Tale of a Lost Passport
I woke up at five-thirty in the morning and splashed my face with iced water sixteen times before feeling awake enough to put shoes on. I grabbed my pre-packed bag, because I’m responsible, and headed out the door with my two friends to take the six-thirty bus from Zurich, Switzerland to Lago di Como, Italy. As we hopped on the tram at Wiedikon toward the Main Station, we looked at each other in silence with soft smiles. We made it, our faces said. My friend Amy joked, ‘got your passport, Mol?’
I did not.
Despite the several reminders I had given to my visiting friends about their passports, I had forgotten my own. I looked at the clock and sighed exasperatedly. There was no way I could get off this tram, board another tram in the opposite direction, grab my passport from my apartment, and get back to the Main Station in time for our six-thirty bus departure. Naturally, I started to brainstorm.
My thought process went something like this: Well, I have been to Como many times before this. Sometimes they don’t even check passports! How could you forget your passport? I could risk it. Where is your passport? What if I get caught at the border? Is this something I could go to jail for? I can’t believe you. What if there’s a fine? You can’t afford a fine right now. You can’t chance it. You’re an idiot. You have to chance it.
My mind was racing. We eventually concluded: my friend Paige was taking a later train from Zurich and meeting us in Como that afternoon. I could ask her to pick up my passport from my apartment and bring it with her. If for whatever reason I get caught without my passport on the way to Como, I’ll show them the saved passport copy on my phone and explain a partially fabricated story about leaving my passport in Como and meeting my friend there to retrieve it. Genius.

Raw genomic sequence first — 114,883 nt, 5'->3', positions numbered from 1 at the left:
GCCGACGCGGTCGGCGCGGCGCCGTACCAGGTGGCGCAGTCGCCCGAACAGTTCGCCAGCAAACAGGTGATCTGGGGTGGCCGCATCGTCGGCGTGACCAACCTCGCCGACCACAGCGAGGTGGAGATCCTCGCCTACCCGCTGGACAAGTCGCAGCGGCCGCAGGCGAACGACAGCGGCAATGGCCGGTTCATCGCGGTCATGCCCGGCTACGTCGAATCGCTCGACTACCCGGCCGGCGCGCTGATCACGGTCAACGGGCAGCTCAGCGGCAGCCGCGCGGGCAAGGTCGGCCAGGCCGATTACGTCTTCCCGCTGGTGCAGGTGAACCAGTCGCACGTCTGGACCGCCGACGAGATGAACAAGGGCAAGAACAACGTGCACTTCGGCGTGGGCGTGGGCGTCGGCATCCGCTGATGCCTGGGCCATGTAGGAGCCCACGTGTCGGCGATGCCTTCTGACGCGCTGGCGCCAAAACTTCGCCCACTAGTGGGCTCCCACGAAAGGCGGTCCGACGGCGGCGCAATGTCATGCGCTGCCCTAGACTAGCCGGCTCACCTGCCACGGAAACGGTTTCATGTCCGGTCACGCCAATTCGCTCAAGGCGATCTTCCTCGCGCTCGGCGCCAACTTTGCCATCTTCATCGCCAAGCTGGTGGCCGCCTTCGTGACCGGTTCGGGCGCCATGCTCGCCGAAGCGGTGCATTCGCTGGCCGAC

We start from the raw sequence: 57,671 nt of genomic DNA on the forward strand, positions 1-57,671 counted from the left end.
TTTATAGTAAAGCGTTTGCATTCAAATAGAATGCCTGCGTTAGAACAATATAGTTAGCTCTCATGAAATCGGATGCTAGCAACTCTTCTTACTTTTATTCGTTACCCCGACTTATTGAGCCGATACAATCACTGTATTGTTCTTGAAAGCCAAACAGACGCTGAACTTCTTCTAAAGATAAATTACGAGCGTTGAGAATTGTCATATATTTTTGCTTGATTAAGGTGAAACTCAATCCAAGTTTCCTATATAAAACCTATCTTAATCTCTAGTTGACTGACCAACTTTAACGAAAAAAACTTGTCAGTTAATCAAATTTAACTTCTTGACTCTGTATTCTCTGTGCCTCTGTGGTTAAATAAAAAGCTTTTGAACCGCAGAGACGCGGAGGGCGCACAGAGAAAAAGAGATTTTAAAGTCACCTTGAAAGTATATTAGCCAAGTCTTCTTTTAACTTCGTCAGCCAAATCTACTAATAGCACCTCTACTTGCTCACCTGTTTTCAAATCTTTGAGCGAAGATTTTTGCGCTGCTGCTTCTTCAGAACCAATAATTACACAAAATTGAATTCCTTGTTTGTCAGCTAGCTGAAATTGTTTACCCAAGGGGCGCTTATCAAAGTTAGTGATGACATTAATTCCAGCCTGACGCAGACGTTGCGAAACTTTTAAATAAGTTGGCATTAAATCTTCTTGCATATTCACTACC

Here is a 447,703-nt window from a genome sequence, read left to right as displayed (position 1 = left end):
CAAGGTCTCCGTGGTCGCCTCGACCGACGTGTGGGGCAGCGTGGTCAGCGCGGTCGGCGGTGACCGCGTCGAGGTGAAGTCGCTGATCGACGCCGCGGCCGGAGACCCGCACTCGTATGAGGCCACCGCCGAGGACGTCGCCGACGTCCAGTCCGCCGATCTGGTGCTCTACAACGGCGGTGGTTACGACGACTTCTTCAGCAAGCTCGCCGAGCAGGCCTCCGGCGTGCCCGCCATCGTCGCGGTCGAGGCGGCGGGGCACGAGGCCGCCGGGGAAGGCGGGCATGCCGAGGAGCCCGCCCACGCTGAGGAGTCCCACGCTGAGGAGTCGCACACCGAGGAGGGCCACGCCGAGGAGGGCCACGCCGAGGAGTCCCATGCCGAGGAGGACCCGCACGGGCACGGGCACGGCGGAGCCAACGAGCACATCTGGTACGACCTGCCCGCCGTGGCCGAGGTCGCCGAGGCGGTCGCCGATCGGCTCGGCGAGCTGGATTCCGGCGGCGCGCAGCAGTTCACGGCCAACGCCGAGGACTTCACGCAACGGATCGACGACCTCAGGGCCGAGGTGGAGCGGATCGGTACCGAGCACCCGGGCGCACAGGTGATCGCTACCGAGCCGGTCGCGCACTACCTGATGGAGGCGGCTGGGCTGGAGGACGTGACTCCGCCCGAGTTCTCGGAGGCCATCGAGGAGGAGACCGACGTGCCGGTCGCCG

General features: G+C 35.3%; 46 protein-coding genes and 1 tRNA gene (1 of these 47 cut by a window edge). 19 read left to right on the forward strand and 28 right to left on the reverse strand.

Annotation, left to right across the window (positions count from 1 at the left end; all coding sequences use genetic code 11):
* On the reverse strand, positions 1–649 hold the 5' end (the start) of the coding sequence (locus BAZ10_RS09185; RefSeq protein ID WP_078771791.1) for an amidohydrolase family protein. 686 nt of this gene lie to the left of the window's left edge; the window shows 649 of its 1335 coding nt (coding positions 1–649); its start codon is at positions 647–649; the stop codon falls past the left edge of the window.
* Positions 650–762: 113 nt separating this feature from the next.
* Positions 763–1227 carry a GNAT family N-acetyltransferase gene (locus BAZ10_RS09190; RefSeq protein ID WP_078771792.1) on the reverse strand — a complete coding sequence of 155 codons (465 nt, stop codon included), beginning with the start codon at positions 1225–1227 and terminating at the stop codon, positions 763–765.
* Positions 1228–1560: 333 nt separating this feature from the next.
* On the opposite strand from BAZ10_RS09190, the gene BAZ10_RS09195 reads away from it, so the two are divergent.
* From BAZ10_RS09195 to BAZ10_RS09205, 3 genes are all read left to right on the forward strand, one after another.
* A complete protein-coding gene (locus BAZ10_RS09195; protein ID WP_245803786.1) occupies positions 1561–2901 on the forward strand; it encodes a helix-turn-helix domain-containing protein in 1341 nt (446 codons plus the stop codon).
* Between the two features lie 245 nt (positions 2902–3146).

Paige saved the day and brought my passport to Como. The kicker here, however, is that no one ever checked my passport, neither on the way there nor on the way back. And as I walked off the bus from Como to Zurich, feeling as though I had cunningly avoided a stormy situation, I left my passport behind, with my wallet in tow, sitting idly on the bus seat.
It seemed as though no matter what I did that weekend, my passport wanted nothing to do with me, and took all of my credit cards and important identification cards along for the ride.
This is the second time this year I’ve left my wallet and passport sitting idly in places they should not be left, and felt inspired to write this article about ‘what to do next’ since I am now a self-proclaimed expert. If you’ve been overseas, you know that to lose your wallet, passport, visa, or all three in my case, is the nightmare of all nightmares. But, the truth is, things happen and the process, though inconvenient and costly, is not at all impossible.
Lost your passport and wallet? Take these Six Steps:
1. Was your Passport Lost or Stolen?
To your best ability, determine whether your items were lost (with the potential to be found) or stolen. Sometimes the stars align, you can be irresponsible with your things, and friendly people in the world give them back. Flixbus Customer Service is ready to block my number because I’ve called every day since that dreadful incident. Unfortunately, this popular bus service will only respond to lost item claims via online submission, and will only get back to customers by email. This is a hard pill to swallow, and I’ve talked to five different Flixbus agents to no avail. Fortunately, passports are the Lost and Found Bureau’s highest priority, which is likely the case for most transportation services.